The Associated Press (Elaine Kurtenbach, “CHINA STRETCHES RESOURCES IN GROWTH PUSH,” Dalingshan, China, 3/04/03) reported that in the PRC, with 1.27 billion people, the problem of how to stretch scarce resources to generate the strongest possible economic growth is particularly acute. Buttressed by double-digit growth in exports and foreign investment, the PRC has shrugged off global economic fluctuations by spending billions of dollars on new dams, train lines, roads, ports and bridges. The jobs generated by that spending, and by policies encouraging foreign investment in factories in places like Dalingshan, have absorbed provided a lifeline to almost 100 million migrant workers. “The authorities are inheriting both a strong economy and a set of policies which are already well under way and moving in the right direction,” said Jonathan Anderson, Hong Kong chief economist for greater China for Goldman Sachs. The new leaders are expected to stick to that formula and step up its cleanup of the bad debts hobbling state-owned banks and move more quickly to revamp inefficient state enterprises. “It seems that they are prepared to speed up the restructuring process,” says Qu Hongbin, senior economist at the Hongkong and Shanghai Banking Corp. Leaders have also pledged to help a growing underclass bypassed by boom times: farmers, migrant laborers and tens of millions of urban poor, mostly workers laid off by bankrupt state enterprises. Some economists question whether the PRC can afford to continue to buy growth with construction projects financed by billions of dollars in bonds. This year, plans call for a $16.9 billion bond.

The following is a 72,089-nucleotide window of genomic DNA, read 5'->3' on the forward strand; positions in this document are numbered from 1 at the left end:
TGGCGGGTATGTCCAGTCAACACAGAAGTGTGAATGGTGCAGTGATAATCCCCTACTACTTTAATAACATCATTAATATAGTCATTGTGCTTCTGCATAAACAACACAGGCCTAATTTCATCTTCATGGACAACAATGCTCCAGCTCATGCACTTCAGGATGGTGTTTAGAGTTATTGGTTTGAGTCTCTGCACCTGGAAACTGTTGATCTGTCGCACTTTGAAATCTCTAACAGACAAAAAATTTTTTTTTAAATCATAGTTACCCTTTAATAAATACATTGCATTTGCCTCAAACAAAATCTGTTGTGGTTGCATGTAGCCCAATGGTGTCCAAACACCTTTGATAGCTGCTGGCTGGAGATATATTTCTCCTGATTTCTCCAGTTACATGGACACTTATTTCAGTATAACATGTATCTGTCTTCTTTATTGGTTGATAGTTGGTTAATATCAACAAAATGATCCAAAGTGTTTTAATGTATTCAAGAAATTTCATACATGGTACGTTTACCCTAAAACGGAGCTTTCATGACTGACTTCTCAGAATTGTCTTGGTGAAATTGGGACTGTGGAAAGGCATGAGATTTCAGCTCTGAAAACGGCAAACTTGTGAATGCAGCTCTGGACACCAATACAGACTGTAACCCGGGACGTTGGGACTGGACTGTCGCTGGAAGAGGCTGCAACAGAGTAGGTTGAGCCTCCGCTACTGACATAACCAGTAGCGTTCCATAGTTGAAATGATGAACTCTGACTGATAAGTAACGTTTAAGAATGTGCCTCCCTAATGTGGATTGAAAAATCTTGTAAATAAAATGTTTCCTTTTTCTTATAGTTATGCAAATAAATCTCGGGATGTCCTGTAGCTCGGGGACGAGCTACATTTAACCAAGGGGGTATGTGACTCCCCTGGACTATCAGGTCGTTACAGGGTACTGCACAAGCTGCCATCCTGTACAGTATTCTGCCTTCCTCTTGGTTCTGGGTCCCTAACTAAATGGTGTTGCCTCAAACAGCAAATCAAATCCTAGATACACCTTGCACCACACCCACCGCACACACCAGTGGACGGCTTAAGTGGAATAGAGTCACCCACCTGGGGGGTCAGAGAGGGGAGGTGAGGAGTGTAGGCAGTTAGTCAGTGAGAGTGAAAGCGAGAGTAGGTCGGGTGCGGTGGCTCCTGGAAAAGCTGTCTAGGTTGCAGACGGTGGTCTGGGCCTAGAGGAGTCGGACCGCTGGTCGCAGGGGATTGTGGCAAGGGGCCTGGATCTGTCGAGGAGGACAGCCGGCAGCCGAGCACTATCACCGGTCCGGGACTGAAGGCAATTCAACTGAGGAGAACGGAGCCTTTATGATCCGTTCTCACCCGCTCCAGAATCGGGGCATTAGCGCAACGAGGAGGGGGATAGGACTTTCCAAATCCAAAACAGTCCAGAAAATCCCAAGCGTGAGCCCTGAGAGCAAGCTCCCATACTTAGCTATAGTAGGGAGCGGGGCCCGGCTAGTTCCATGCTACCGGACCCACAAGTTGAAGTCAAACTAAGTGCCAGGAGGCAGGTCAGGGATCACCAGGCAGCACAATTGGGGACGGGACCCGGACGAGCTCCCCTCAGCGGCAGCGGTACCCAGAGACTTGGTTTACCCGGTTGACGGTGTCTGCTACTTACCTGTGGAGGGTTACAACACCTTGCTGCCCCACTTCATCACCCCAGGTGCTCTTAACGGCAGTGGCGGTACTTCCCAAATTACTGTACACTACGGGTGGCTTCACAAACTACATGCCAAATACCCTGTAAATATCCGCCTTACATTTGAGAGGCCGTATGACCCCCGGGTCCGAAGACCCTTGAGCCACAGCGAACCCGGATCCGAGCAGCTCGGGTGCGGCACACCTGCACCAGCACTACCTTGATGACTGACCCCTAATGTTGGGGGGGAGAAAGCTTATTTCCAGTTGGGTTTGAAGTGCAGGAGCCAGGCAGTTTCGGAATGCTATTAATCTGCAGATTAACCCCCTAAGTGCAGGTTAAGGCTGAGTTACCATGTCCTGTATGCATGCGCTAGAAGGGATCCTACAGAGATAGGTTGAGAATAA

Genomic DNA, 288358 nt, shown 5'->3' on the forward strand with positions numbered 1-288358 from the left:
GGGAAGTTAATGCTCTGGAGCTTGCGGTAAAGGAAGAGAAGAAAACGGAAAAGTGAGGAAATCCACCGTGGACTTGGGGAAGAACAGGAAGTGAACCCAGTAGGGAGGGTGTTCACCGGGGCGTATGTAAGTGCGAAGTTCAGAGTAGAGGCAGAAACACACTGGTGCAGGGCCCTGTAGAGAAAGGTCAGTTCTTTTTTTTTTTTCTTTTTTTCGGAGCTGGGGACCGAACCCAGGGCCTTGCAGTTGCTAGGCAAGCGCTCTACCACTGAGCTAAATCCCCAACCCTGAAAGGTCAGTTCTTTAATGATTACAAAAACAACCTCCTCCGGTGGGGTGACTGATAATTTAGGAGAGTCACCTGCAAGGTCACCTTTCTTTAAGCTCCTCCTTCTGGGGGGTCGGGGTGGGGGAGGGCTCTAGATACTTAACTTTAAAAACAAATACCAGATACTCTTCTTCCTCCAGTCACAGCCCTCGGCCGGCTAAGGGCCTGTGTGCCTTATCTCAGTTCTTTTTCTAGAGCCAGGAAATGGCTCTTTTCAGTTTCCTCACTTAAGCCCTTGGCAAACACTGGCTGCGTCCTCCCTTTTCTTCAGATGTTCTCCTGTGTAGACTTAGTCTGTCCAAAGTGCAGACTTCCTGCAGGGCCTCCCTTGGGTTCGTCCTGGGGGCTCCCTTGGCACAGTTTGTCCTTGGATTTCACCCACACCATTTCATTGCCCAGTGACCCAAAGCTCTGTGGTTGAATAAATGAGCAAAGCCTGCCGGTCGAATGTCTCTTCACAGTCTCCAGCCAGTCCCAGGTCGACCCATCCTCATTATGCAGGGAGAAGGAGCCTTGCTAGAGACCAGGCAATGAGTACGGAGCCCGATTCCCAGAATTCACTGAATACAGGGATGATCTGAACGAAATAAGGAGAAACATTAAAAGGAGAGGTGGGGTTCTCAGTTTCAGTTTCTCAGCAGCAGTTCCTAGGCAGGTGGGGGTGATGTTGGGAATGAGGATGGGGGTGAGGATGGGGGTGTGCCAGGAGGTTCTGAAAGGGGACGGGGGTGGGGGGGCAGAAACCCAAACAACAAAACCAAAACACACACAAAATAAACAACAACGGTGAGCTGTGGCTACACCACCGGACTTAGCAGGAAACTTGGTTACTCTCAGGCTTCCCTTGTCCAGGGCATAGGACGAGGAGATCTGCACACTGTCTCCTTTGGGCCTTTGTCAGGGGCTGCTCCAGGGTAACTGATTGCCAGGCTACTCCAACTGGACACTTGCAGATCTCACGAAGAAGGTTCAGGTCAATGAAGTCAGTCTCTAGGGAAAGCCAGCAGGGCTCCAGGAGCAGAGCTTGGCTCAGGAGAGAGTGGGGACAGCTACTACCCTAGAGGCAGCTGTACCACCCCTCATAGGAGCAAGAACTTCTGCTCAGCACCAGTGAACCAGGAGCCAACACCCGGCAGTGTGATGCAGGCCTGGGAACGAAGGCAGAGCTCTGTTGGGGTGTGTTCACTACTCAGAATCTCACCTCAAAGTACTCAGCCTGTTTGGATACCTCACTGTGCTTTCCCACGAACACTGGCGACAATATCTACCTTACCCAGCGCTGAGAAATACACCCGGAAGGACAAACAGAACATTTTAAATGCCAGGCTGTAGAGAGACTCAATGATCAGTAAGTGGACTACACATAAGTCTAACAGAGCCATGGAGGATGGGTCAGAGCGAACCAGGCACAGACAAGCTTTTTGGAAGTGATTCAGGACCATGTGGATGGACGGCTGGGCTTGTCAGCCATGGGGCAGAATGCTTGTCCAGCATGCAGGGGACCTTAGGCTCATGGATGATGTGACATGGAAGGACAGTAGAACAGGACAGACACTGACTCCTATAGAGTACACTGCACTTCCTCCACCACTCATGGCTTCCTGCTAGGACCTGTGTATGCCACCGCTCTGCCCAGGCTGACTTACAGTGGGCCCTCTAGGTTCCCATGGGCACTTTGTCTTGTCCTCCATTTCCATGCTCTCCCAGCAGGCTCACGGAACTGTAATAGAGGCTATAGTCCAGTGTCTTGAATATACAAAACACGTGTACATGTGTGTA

6. PRC on UN Iraq Veto